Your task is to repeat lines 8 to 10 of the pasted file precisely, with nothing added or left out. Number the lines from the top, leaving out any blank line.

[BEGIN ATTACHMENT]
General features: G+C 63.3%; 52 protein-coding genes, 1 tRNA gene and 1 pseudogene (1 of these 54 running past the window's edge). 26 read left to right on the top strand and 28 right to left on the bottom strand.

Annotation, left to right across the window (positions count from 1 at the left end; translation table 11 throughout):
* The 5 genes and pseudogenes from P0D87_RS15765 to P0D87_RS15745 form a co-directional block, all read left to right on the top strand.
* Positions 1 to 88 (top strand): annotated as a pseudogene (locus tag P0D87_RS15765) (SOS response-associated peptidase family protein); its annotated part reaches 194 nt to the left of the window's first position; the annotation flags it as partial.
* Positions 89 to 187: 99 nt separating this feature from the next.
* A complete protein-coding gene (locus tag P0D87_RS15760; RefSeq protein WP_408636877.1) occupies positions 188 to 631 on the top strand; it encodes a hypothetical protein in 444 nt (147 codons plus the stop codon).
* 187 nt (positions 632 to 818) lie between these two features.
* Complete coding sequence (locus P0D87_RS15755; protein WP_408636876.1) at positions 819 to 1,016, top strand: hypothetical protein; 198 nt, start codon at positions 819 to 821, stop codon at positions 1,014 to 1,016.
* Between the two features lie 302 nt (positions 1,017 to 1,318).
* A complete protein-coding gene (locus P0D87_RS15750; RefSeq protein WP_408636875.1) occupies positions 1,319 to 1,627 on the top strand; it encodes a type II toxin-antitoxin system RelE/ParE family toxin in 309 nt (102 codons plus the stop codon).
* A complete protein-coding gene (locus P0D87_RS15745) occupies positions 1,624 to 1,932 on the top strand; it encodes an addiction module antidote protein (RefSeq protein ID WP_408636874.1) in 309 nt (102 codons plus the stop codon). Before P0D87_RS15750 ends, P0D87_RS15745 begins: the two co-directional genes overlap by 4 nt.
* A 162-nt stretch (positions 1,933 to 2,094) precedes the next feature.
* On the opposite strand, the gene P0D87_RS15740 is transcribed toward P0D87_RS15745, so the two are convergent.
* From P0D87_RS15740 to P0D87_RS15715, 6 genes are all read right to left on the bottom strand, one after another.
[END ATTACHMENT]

* Complete coding sequence (locus P0D87_RS15755; protein WP_408636876.1) at positions 819 to 1,016, top strand: hypothetical protein; 198 nt, start codon at positions 819 to 821, stop codon at positions 1,014 to 1,016.
* Between the two features lie 302 nt (positions 1,017 to 1,318).
* A complete protein-coding gene (locus P0D87_RS15750; RefSeq protein WP_408636875.1) occupies positions 1,319 to 1,627 on the top strand; it encodes a type II toxin-antitoxin system RelE/ParE family toxin in 309 nt (102 codons plus the stop codon).